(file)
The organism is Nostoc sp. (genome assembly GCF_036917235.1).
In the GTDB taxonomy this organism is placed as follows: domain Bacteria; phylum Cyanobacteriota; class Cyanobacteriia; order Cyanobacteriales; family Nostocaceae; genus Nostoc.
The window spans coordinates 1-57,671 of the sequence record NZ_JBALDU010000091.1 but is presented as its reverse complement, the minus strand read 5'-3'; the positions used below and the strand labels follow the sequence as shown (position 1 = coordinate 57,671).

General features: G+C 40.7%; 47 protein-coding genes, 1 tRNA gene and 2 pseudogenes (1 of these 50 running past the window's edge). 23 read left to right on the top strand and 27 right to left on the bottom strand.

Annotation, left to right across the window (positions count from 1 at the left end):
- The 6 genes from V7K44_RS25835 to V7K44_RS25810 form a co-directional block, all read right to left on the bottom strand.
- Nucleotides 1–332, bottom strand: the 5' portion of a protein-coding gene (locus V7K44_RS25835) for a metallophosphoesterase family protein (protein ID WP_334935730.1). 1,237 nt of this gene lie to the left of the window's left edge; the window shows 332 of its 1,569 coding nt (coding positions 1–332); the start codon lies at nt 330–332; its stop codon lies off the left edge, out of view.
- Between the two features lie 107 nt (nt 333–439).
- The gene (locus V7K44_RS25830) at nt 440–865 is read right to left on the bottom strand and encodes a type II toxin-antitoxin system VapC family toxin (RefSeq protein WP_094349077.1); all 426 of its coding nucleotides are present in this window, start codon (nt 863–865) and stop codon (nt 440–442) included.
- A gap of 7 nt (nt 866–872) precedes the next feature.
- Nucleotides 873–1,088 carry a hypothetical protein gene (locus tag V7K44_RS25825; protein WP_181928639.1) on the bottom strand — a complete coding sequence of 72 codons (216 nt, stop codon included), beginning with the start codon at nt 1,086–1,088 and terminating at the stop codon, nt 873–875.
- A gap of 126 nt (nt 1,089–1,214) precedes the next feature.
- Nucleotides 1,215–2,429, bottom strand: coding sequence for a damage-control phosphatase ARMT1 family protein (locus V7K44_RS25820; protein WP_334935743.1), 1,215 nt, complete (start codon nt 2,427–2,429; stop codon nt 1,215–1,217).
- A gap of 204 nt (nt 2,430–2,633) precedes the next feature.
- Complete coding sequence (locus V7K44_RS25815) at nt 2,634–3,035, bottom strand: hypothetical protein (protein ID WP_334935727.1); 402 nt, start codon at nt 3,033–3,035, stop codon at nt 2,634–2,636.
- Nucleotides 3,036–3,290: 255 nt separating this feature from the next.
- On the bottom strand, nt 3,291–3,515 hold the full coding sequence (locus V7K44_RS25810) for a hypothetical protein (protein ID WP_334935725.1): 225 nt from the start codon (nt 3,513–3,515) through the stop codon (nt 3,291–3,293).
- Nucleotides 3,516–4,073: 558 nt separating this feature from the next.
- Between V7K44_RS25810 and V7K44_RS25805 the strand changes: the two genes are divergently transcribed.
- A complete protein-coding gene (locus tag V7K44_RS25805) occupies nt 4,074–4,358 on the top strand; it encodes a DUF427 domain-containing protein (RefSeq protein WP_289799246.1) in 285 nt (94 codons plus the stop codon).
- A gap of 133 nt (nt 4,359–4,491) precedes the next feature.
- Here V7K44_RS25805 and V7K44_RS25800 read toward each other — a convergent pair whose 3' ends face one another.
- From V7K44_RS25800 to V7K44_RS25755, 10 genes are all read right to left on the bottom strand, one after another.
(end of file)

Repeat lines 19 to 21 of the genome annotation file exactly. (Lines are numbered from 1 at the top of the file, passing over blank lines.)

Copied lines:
- Between V7K44_RS25810 and V7K44_RS25805 the strand changes: the two genes are divergently transcribed.
- A complete protein-coding gene (locus tag V7K44_RS25805) occupies nt 4,074–4,358 on the top strand; it encodes a DUF427 domain-containing protein (RefSeq protein WP_289799246.1) in 285 nt (94 codons plus the stop codon).
- A gap of 133 nt (nt 4,359–4,491) precedes the next feature.